Change up at C’wood

Felt like I needed a change of pace and a change of scenery. Decided that a fresh water trip was in order. Time was, C’wood was my home lake. My office was just minutes from the Lattins Landing ramp, and from April through August, I would drag the boat to work with me several times a week, and fish for a couple hours before going to work, and/or hit it right after work.

Of course after I retired from that job back in the late eighties to concentrate full time on writing, I got to fish Candlewood a bunch, too. Over the years, I experienced the lake as it evolved from the home of a million runt largemouth in the seventies, to one of the best largemouth fisheries in the northeast, then shifted to a smallie dominated fishery, and became an even better smallmouth lake than it was a largemouth lake! But as I drifted away from tournament fishing and the lake got more and more popular, it got to the point that I rarely fish it anymore, other than taking advantage of the postspawn topwater action a couple trips each year. I just don’t enjoy fishing in a crowd and not having the freedom to jump spot to spot without feeling like I’m cutting someone off. Or feeling like I’m getting cut off myself, for that matter.

Yesterday, once I left the first area I tried, it felt like everywhere I really wanted to fish, there was already someone there. I probably could have stopped without infringing, but I don’t even like the appearance of fishing close, if I can avoid it.

Time to think about the fishing itself. I went into the day with a two-fold approach.

  1. Hit ’em with some old school C’wood springtime tactics.
  2. Stick some modern options into the mix.

Some of the old school stuff required compromise. The first early couple early spring tourneys I fished there in the early 70s, I relied heavily on 1/4 oz black marabou jigs that are simply not available any longer. The marabou stork is a protected species now, and the turkey butt feathers that are supposed to be a substitute are too short to make a jig anything like what I used to use. So I fished a hair jig some yesterday, but I was never as big into the hair jigs as that extra long, extra full marabou.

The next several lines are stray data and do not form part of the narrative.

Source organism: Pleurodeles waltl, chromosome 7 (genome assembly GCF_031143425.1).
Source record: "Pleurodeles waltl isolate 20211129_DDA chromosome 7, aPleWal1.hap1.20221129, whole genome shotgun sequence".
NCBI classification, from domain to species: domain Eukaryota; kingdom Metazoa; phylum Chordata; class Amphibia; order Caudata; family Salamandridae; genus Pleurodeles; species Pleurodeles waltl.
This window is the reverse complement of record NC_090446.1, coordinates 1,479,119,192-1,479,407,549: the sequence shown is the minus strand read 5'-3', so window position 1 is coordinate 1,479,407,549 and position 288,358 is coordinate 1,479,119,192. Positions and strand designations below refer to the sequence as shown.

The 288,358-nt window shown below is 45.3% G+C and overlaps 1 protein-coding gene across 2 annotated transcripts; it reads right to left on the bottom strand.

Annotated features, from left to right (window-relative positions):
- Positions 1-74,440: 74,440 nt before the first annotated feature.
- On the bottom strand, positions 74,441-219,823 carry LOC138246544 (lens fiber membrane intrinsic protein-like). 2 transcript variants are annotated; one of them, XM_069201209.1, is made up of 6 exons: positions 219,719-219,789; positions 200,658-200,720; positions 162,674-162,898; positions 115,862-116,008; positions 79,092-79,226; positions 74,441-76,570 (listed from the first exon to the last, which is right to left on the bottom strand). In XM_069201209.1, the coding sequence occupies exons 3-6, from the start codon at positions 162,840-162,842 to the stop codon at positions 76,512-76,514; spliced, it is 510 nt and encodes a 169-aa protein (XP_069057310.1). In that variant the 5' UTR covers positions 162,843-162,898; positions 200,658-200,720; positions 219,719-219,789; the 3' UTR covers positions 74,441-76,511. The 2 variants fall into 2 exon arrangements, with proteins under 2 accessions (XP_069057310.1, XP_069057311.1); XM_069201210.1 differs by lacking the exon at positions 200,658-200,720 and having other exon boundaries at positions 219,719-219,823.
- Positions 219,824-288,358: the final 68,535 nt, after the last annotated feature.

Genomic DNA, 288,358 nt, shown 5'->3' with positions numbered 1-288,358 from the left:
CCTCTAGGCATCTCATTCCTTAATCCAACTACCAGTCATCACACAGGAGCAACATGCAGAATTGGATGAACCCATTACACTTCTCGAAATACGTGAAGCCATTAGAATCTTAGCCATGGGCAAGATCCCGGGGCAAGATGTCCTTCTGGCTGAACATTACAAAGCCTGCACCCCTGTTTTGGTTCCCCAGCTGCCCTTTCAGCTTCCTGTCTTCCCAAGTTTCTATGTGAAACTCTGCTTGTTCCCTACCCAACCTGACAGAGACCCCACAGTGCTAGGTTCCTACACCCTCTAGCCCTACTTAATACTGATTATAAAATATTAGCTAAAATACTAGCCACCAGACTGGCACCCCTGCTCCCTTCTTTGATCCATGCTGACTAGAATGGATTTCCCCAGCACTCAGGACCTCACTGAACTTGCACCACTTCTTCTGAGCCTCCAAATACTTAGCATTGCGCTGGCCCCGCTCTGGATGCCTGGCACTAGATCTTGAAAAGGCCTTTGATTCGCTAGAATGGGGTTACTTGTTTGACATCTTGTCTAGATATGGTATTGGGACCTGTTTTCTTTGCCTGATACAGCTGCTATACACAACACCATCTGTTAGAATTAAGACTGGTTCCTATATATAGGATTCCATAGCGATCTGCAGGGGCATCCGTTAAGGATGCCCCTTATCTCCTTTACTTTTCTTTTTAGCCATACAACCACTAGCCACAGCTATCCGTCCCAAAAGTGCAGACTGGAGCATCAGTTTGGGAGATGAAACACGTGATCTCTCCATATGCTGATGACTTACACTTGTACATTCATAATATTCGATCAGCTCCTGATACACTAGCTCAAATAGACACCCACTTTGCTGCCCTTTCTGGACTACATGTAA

Also, after the first year, the next several years of the “CCB 2 Day” that kind of kicked off the big tourney season on C’wood back then, we fished 5/8 oz jig & pig almost exclusively. With pork frogs. I haven’t owned an actual pork frog during this century, so I had to sub plastic. And my favorite ripping bait, from the ’80s was a #14 Floating Mag Rapala in green mackerel. No longer available.

But I did have plenty of smoke Sassy grubs, 4″ grape plastic worms, 6″ straight worms for wacky rigging, faded chartreuse and white 1/4 oz spinnerbaits, and #7, silver foil Shad Raps with me, so I got to play the old school C’wood bassin’ guy pretty well.

Also, the original Candlewood ripping plug. Ripping, and its red headed step child, jerk baiting, started winning tourneys on Candlewood in the ’70s, and it started with this plug.

And that’s the plug I brought my last one of, to Candlewood with me. As psyched up as I was to attack C’wood with that ripping lure and the small Shad Rap, it was kind of disappointed to not get a fish to react to either.

Not one fish. No hits. No follows. No response whatsoever.

Time to break out the more modern stuff. I had some exotic lipless plugs, a couple square bills, my trusty drop shot rig, a handful of Ned rig mushroom heads and appropriate soft plastics for them, even the dreaded Senko, and of course a couple more modern, suspending jerkbaits as well.

It took a while for me to get out of high energy, ripping and into the more gentle, twitch, twitch, p-a-a-a-a-u-u-u-u-s-e routine with the jerk bait. But it didn’t seem to matter to the fish. Nothing touched the square bill, either. As far as I could tell, they were having none of the moving baits. Even when I switched over to a couple items from my assortment of small jig type baits, it took a while before I got bit. Dead sticking seemed to be part of the productive pattern for me. At first, I thought it was the whole pattern. But eventually, I added another, and as far as I’m concerned, more important element to the pattern.